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Originally published November 16, 2014 at 4:30 PM | Page modified November 16, 2014 at 8:56 PM

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Seahawks’ failures on fourth down magnify differences between this year and last year

Converting one of two key fourth downs in the fourth quarter might have been enough to give the Seahawks a badly needed win.


Seattle Times staff reporter

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KANSAS CITY, Mo. — One flag or two feet.

Getting one or the other on two key fourth-down plays in the fourth quarter Sunday might have been enough to give the Seahawks a badly-needed victory.

Instead, Seattle got neither.

And on a day when it again became apparent this is simply a different team than the one that won the Super Bowl a season ago, that made the difference in a crushing 24-20 defeat against the Kansas City Chiefs.

“Heartbreaking,” quarterback Russell Wilson called it.

It could be season-defining as well, as Seattle fell to 6-4 — already one more defeat than the Seahawks had all of last season — and three games behind the Arizona Cardinals in the NFC West.

Seattle exhibited lots of flaws throughout, notably a suddenly porous run defense that allowed a season-high 190 rushing yards. But similar failings reared their heads a few times last year, too. And when they did, the Seahawks more often than not were still able to make the plays to turn possible defeat into certain victory.

Sunday, though, they were left lamenting opportunities gone astray in a season veering surprisingly off course.

Or in the case of Doug Baldwin, ruing a penalty flag that never came.

It was Baldwin who was supposed to be on the receiving end of a pass from Wilson with 7:11 left and the Seahawks facing a fourth-and-goal at the Kansas City 2, trailing 24-20.

Carroll said he eschewed kicking the field goal because, at worst, Kansas City would be stuck with the ball deep in its own end.

“One is to try to go ahead right there and also leave them there, and if we leave them there they’ve got to get out (of a hole),” Carroll said of his decision.

Wilson’s pass on a fade route flew over the head of Baldwin, who protested he had been interfered with by Kansas City cornerback Sean Smith.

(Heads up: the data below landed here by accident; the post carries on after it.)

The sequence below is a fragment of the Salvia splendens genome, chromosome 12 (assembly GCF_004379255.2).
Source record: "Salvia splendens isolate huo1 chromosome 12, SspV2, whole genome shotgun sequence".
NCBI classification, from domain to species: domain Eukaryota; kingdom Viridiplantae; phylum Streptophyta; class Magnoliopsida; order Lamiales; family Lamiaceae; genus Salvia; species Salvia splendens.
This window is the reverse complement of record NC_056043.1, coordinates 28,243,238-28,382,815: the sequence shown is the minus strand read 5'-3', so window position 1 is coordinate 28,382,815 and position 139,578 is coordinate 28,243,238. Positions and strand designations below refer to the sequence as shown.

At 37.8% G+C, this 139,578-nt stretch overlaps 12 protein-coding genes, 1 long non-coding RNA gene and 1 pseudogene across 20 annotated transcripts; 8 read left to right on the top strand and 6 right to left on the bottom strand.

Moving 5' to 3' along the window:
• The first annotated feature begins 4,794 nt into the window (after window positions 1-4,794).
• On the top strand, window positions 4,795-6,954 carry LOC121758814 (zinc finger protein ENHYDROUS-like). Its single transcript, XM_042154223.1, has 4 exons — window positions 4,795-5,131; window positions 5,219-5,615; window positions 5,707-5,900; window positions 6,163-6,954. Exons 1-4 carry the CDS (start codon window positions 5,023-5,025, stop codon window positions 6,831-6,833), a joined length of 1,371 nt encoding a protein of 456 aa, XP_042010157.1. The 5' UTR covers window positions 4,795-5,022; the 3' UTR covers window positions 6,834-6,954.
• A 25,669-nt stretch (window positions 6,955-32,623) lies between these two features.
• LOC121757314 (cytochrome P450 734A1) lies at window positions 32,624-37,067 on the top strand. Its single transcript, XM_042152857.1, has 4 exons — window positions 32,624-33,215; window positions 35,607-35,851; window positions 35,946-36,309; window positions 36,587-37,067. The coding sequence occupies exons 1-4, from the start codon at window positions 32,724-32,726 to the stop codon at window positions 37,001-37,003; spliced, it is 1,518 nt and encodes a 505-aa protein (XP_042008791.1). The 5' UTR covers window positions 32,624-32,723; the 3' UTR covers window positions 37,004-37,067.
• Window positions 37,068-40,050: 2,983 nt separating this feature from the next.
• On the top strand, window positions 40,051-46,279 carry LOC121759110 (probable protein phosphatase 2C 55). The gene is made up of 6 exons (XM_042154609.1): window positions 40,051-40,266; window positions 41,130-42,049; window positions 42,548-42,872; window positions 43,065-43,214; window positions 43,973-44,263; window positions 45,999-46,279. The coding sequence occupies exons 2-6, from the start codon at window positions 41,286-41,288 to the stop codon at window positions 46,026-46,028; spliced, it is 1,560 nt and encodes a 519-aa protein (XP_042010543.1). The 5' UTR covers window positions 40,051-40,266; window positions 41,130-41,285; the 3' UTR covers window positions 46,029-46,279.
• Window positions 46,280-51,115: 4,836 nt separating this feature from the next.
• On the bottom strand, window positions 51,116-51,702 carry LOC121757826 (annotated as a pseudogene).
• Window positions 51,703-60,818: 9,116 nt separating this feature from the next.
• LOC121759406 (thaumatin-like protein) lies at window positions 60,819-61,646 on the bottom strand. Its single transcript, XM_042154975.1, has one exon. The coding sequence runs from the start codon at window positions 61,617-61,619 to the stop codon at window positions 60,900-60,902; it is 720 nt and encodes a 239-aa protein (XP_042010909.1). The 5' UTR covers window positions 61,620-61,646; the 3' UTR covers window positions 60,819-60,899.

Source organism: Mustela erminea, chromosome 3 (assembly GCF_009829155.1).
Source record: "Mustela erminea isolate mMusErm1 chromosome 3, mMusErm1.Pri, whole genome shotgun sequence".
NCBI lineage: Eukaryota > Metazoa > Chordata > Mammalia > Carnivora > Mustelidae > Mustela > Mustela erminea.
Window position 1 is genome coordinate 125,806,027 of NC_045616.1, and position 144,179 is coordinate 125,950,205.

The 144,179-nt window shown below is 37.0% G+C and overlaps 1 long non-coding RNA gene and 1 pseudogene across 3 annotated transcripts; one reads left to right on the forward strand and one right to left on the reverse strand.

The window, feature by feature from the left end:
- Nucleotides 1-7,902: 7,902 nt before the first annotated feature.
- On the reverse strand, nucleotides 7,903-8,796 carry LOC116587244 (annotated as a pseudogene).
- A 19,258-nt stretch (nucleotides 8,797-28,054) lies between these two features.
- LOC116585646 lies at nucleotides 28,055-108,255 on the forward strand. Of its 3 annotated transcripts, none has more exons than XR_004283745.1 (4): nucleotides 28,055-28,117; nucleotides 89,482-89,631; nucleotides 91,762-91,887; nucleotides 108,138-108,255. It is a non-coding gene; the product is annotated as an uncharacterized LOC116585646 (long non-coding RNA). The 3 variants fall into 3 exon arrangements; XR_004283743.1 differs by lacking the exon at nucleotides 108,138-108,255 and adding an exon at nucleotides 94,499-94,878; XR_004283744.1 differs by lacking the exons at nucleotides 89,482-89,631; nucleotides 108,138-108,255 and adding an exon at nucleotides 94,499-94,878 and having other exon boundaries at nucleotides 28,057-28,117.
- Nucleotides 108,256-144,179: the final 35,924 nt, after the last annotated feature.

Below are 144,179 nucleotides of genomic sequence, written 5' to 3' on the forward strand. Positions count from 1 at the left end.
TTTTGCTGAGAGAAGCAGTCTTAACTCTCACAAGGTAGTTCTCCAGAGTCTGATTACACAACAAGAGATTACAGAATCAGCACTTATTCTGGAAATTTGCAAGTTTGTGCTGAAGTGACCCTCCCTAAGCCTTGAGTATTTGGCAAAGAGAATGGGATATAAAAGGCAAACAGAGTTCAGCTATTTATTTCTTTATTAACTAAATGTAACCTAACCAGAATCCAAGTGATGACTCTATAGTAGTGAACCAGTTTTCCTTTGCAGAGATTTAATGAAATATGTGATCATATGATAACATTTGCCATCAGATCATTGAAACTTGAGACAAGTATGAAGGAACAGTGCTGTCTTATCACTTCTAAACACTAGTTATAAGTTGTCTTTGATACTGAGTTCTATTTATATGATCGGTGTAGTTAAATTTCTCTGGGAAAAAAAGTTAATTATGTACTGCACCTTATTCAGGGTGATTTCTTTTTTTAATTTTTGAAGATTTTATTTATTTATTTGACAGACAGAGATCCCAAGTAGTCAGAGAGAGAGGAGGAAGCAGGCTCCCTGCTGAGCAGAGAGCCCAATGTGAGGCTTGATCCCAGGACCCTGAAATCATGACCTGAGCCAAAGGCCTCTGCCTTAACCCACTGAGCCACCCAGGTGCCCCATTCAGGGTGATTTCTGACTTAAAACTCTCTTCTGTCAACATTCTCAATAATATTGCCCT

“The ball was in the air, I looked back and I get pushed,” Baldwin said. “As far as I know, that’s illegal. That’s why we have a rule book. I mean, I was open.”

The officials, though, ruled otherwise and Kansas City took over at its 2.

As Carroll hoped, the gamble worked out in that the Chiefs couldn’t move, punting for what was the first time in the game, and Seattle got the ball back at the Kansas City 45 with 6:15 left.

A penalty for delay, though, moved Seattle back. It was a penalty that came with backup Patrick Lewis playing center after starter Max Unger was lost with a high ankle sprain that could have him out for an extended period.

Still, Seattle appeared to have picked up the first down on a third-and-eight pass to Jermaine Kearse. But Kansas City challenged the spot of the ball and won, setting up a fourth-and-one for the Seahawks from the Chiefs’ 36.

There was no doubt on either side what was going to happen next — the Seahawks were going to hand the ball to Marshawn Lynch.

“I knew they were going to give him the ball,” said Kansas City defensive tackle Jaye Howard, who was drafted by the Seahawks in 2012 and released before the 2013 season and signed by the Chiefs.

“Before we broke the huddle, (the defensive linemen) just said, ‘We’re going to get off the ball and not let him get it.’ ”

And that’s what the Chiefs did as Lynch was stuffed at the line, a charge led by Kansas City’s Allen Bailey.

“They won the line of scrimmage,” Carroll said. “We had to make two feet and we couldn’t do it. We stuffed it up at them and they took their shot and we took our shot and they were very fortunate. They won, and that was a huge play.”

Certainly, there were other missed opportunities.

Seattle was forced to settle for field goals twice in the first half after driving inside the Kansas City 10-yard-line. One came after Kearse dropped an apparent touchdown in the final minute of the first half.

“I should have caught that,” Kearse said.

And after the two missed fourth downs, Seattle held to get the ball back one more time, at its 4-yard-line, with 2:47 left.

Wilson said what he always does — that he thought the Seahawks could drive the 96 yards and score.

Instead, after one first down, the drive ended on a sack and three incomplete passes — two to first-year tight end Cooper Helfet and one to rookie Paul Richardson.

Baldwin said the mood in the locker room was one of “general frustration.”

“Everybody’s playing hard,” Baldwin said. “That’s not the issue. The effort is there. We have to play smarter. We have to do things more efficiently. We have to execute the game plan as it’s called. It’s simple as that.’’

The Seahawks, though, are learning that nothing is quite as simple as it was a year ago, even gaining two feet.

Coming up empty
The Seahawks took some chances on fourth down in the final quarter, most notably near the goal line about halfway through the period. Here’s how they fared:
Down and distanceTimeResult
Fourth-and-goal at KC 27:11 left in fourth quarterIncomplete pass
Fourth-and-one at KC 363:38 left in fourth quarterMarshawn Lynch stopped for no gain
Fourth-and-18 at SEA 201:18 left in fourth quarterIncomplete pass

Bob Condotta: 206-515-5699 or bcondotta@seattletimes.com. On Twitter @bcondotta.



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